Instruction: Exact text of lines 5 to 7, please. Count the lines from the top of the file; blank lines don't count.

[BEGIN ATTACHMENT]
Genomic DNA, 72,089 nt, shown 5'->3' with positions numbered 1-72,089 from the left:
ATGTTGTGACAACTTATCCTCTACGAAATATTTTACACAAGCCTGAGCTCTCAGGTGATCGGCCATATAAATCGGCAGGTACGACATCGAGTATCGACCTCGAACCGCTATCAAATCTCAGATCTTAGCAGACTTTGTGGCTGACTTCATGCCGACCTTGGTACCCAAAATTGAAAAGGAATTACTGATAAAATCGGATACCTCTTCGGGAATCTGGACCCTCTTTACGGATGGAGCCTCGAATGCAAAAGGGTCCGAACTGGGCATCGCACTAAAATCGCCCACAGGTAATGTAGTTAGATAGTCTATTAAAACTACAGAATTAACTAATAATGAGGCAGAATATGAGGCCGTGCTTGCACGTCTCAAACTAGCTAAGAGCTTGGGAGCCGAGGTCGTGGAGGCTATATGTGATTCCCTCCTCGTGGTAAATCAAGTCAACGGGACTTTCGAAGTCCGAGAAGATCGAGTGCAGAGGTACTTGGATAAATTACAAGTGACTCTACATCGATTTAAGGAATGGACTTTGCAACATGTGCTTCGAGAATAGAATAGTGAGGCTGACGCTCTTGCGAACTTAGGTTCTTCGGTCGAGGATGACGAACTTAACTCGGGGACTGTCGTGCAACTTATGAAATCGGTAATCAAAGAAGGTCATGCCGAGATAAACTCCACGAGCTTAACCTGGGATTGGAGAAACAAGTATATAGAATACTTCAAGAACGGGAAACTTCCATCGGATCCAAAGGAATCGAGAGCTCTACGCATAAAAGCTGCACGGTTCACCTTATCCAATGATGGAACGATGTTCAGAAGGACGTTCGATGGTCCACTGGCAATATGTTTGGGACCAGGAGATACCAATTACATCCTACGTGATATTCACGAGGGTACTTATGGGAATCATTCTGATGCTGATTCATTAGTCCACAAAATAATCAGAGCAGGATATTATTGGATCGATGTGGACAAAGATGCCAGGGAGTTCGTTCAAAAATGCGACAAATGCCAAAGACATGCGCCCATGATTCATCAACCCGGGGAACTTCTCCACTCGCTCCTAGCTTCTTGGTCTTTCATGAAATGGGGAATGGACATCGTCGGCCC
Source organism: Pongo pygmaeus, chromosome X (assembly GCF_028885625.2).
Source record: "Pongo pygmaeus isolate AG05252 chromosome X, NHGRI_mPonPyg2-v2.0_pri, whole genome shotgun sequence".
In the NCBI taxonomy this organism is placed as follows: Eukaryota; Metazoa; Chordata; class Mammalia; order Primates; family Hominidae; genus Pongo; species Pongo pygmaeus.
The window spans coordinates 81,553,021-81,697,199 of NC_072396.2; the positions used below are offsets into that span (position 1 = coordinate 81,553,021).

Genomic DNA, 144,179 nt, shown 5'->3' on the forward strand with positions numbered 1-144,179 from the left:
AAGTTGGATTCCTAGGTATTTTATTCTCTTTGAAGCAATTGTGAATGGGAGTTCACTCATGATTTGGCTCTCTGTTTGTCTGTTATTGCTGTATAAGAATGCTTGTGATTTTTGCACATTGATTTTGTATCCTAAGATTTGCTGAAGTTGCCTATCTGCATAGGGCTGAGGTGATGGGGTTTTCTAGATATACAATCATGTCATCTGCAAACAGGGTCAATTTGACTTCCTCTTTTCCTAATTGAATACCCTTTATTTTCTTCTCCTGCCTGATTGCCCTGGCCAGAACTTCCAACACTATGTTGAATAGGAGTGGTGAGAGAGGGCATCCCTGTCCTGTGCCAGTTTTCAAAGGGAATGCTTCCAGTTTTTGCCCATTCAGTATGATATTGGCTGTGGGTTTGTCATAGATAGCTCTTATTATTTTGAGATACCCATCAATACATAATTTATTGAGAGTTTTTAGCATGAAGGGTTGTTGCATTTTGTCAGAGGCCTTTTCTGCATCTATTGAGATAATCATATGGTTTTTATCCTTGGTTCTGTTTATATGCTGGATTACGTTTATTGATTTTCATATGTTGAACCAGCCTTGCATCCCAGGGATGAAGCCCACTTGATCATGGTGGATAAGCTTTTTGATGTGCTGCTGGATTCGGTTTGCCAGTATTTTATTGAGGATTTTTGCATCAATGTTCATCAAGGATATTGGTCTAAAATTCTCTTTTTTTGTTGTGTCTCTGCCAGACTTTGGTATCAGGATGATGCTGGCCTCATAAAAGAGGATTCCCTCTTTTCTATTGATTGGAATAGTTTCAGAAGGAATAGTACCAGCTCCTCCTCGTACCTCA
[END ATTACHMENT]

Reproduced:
In the NCBI taxonomy this organism is placed as follows: Eukaryota; Metazoa; Chordata; class Mammalia; order Primates; family Hominidae; genus Pongo; species Pongo pygmaeus.
The window spans coordinates 81,553,021-81,697,199 of NC_072396.2; the positions used below are offsets into that span (position 1 = coordinate 81,553,021).

Genomic DNA, 144,179 nt, shown 5'->3' on the forward strand with positions numbered 1-144,179 from the left: